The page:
Why do you care? Well, in case you missed it, campaign finance reform has been on the Humboldt County Board of Supervisors’ front burner
lately (a draft ordinance is scheduled to come before the board Tuesday
afternoon), and the subject is the focus of a guest opinion piece
by College of the Redwoods political science professor Ryan Emenaker.
The measure passed by the Montgomery County Council creates a matching funds system, which ponies up public money to match small donations received by a candidate. The catch is that candidates entering the public financing program will be barred from taking campaign donations from corporations or political action committees.
in the Washington Post
credits council member Phil Andrew with being the “chief architect” of the measure, and quotes him as dubbing the measure a critical counterweight to the dominance of developer and union money in county campaigns.
“It doesn’t take money out of politics, but it helps push big money to the side,” the Post
quotes Andrews as saying.
The measure is complicated, but essentially creates a tiered system of matching funds. As described in the Post
, it allows a qualifying council candidate (in addition to eschewing corporate and PAC money, the candidates must also demonstrate their viability) to receive a 4-1 match for the first $50 of each contribution he or she receives, with subsequent $50 increments matched at lower rates. For example, a candidate receiving a $50 donation from Joe Citizen would then receive another $300 in public funds. A donation of $150 would return $600 in public funds, according to the Post, which adds that the measure also places a cap on the amount candidates can receive from public coffers.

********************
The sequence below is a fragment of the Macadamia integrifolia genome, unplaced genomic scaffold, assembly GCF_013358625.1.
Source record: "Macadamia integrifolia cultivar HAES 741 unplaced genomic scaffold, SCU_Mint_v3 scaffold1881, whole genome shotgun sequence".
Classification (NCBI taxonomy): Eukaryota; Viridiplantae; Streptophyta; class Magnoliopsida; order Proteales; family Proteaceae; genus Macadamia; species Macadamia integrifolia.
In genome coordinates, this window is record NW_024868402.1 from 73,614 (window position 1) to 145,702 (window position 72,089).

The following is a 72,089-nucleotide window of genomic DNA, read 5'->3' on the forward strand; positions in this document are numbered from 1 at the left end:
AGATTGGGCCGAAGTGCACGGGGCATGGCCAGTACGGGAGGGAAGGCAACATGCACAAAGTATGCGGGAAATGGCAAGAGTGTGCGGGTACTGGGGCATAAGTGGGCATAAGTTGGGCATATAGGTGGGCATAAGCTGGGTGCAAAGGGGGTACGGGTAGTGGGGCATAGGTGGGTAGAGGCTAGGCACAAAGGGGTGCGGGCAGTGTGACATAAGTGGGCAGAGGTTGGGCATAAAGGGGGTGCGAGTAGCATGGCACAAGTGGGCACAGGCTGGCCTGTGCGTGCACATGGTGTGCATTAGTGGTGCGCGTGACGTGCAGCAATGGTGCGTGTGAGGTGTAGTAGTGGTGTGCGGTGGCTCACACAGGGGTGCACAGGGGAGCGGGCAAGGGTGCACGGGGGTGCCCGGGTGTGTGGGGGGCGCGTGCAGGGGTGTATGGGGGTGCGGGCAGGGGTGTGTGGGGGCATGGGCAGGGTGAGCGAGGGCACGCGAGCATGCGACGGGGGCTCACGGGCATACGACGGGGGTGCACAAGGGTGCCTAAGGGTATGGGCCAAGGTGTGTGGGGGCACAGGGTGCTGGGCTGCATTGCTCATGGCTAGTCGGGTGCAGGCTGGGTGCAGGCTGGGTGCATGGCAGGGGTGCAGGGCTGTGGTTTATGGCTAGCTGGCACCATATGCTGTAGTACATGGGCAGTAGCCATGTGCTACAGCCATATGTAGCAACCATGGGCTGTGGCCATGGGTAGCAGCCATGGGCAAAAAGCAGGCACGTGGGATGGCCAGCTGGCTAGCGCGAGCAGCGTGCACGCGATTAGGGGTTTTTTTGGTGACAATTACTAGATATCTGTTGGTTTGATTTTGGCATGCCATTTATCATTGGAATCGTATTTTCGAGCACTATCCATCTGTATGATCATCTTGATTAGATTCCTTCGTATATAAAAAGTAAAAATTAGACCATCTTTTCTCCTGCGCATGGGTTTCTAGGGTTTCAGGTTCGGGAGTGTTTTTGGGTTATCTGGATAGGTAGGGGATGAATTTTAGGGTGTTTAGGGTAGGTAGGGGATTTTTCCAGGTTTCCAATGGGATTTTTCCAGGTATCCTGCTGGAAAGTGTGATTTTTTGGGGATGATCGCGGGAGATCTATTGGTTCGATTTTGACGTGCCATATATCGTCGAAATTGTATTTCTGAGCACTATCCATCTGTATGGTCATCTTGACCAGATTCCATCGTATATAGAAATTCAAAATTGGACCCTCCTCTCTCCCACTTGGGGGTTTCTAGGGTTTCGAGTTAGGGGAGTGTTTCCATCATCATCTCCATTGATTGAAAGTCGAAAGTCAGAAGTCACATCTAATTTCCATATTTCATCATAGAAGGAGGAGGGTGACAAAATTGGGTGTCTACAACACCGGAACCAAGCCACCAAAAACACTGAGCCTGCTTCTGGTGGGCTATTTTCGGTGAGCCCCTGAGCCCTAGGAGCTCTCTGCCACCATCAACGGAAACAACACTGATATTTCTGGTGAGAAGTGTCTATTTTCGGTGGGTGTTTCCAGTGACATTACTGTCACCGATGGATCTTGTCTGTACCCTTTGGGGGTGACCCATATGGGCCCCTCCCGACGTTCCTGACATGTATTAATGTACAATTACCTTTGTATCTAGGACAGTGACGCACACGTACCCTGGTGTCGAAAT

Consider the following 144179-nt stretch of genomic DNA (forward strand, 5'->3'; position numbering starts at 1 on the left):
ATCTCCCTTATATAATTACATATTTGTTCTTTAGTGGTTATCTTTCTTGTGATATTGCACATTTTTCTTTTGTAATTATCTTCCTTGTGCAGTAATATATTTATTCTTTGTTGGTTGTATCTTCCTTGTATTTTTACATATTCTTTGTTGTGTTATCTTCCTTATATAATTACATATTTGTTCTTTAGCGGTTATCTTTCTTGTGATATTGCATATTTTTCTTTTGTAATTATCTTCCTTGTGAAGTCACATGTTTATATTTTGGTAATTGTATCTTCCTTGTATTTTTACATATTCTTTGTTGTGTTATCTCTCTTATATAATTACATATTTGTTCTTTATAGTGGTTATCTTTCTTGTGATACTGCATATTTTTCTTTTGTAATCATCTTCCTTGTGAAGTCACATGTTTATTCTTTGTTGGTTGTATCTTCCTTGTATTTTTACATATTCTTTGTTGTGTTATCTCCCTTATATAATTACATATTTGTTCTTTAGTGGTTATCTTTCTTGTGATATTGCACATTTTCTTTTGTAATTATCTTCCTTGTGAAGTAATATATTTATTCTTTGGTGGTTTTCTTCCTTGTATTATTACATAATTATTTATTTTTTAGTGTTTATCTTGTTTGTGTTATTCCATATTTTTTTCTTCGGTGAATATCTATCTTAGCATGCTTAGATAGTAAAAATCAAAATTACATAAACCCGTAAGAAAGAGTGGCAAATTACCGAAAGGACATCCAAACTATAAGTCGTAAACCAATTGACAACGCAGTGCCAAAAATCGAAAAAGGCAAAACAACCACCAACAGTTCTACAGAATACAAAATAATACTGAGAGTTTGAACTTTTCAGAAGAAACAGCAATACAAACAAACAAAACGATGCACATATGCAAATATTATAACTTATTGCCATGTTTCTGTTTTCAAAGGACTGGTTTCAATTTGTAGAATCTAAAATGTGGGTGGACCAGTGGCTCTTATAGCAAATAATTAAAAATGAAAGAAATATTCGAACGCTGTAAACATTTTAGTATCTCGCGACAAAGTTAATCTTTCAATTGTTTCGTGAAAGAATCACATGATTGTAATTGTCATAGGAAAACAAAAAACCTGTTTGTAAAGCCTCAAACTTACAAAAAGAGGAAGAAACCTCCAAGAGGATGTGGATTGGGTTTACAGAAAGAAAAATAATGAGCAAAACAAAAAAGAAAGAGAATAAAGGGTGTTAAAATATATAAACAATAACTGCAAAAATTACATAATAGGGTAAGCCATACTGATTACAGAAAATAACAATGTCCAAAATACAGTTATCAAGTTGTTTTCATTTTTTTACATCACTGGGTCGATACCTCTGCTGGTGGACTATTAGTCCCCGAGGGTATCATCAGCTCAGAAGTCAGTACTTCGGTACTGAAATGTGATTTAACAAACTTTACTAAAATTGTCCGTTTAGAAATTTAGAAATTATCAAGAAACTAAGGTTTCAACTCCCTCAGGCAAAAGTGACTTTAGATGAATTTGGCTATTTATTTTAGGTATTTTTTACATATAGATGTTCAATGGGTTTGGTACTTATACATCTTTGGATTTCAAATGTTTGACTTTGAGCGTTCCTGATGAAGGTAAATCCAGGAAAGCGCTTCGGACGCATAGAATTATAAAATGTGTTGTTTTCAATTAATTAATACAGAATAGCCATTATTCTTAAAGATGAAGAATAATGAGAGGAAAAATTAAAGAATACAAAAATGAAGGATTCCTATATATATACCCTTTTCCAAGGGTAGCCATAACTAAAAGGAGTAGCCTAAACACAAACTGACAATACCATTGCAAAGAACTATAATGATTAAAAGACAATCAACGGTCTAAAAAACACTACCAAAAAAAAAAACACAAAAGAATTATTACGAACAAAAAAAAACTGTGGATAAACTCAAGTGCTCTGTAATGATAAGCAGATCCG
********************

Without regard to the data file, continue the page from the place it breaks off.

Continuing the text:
The huge question in all this — the cost to taxpayers — has yet to be answered. From the Post
“The cost to taxpayers remains unclear. It will hinge on how many candidates qualify for the public matching funds. A study by Common Cause Maryland, which supports the Andrews bill, estimated that if matching funds were available during this year’s June primary, it would have cost about $2.5 million. That price tag is almost certain to rise with the match system now in place.”
Maryland is one of about 25 states in the country that have some type of system to publicly subsidize political campaigns. The entire Post
story is worth a thorough read for anyone interested in campaign finance reform.
The governing board for Montgomery County, Maryland, recently voted unanimously to establish a system of partial public funding for county elections.